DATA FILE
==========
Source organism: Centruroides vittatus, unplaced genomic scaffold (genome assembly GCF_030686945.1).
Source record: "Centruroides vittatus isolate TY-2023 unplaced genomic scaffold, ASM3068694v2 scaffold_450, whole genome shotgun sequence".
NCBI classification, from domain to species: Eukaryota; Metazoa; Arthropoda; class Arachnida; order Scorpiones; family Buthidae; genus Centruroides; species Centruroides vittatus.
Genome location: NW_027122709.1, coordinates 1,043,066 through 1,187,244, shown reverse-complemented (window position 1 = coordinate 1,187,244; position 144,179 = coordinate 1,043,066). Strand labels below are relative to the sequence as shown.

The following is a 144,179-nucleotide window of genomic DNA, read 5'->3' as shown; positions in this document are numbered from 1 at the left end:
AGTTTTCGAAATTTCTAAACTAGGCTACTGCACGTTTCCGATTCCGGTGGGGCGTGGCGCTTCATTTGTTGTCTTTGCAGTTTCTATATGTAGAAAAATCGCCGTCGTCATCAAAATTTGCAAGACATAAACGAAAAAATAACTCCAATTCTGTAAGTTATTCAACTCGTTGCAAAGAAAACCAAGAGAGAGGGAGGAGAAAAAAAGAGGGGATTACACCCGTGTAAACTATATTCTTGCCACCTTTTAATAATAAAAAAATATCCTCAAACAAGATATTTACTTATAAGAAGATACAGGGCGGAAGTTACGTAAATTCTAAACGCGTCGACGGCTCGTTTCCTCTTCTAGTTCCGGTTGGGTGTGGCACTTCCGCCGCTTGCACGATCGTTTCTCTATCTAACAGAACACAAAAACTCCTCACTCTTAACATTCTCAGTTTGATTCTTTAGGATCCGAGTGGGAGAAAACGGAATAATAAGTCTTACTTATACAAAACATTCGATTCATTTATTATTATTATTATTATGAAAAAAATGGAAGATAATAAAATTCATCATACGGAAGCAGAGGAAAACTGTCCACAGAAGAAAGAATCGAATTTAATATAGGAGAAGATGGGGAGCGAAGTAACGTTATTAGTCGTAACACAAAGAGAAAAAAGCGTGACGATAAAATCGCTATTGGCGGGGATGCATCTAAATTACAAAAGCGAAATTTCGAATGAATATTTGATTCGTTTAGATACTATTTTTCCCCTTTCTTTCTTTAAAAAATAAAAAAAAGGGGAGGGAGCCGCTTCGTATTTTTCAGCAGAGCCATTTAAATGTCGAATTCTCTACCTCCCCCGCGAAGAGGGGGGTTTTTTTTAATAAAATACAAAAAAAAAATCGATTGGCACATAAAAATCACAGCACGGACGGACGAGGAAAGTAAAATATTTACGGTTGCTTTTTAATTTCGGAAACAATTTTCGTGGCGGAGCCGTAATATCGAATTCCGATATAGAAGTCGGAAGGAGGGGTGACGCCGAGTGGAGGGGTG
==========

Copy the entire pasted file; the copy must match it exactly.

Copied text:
Source organism: Centruroides vittatus, unplaced genomic scaffold (genome assembly GCF_030686945.1).
Source record: "Centruroides vittatus isolate TY-2023 unplaced genomic scaffold, ASM3068694v2 scaffold_450, whole genome shotgun sequence".
NCBI classification, from domain to species: Eukaryota; Metazoa; Arthropoda; class Arachnida; order Scorpiones; family Buthidae; genus Centruroides; species Centruroides vittatus.
Genome location: NW_027122709.1, coordinates 1,043,066 through 1,187,244, shown reverse-complemented (window position 1 = coordinate 1,187,244; position 144,179 = coordinate 1,043,066). Strand labels below are relative to the sequence as shown.

The following is a 144,179-nucleotide window of genomic DNA, read 5'->3' as shown; positions in this document are numbered from 1 at the left end:
AGTTTTCGAAATTTCTAAACTAGGCTACTGCACGTTTCCGATTCCGGTGGGGCGTGGCGCTTCATTTGTTGTCTTTGCAGTTTCTATATGTAGAAAAATCGCCGTCGTCATCAAAATTTGCAAGACATAAACGAAAAAATAACTCCAATTCTGTAAGTTATTCAACTCGTTGCAAAGAAAACCAAGAGAGAGGGAGGAGAAAAAAAGAGGGGATTACACCCGTGTAAACTATATTCTTGCCACCTTTTAATAATAAAAAAATATCCTCAAACAAGATATTTACTTATAAGAAGATACAGGGCGGAAGTTACGTAAATTCTAAACGCGTCGACGGCTCGTTTCCTCTTCTAGTTCCGGTTGGGTGTGGCACTTCCGCCGCTTGCACGATCGTTTCTCTATCTAACAGAACACAAAAACTCCTCACTCTTAACATTCTCAGTTTGATTCTTTAGGATCCGAGTGGGAGAAAACGGAATAATAAGTCTTACTTATACAAAACATTCGATTCATTTATTATTATTATTATTATGAAAAAAATGGAAGATAATAAAATTCATCATACGGAAGCAGAGGAAAACTGTCCACAGAAGAAAGAATCGAATTTAATATAGGAGAAGATGGGGAGCGAAGTAACGTTATTAGTCGTAACACAAAGAGAAAAAAGCGTGACGATAAAATCGCTATTGGCGGGGATGCATCTAAATTACAAAAGCGAAATTTCGAATGAATATTTGATTCGTTTAGATACTATTTTTCCCCTTTCTTTCTTTAAAAAATAAAAAAAAGGGGAGGGAGCCGCTTCGTATTTTTCAGCAGAGCCATTTAAATGTCGAATTCTCTACCTCCCCCGCGAAGAGGGGGGTTTTTTTTAATAAAATACAAAAAAAAAATCGATTGGCACATAAAAATCACAGCACGGACGGACGAGGAAAGTAAAATATTTACGGTTGCTTTTTAATTTCGGAAACAATTTTCGTGGCGGAGCCGTAATATCGAATTCCGATATAGAAGTCGGAAGGAGGGGTGACGCCGAGTGGAGGGGTG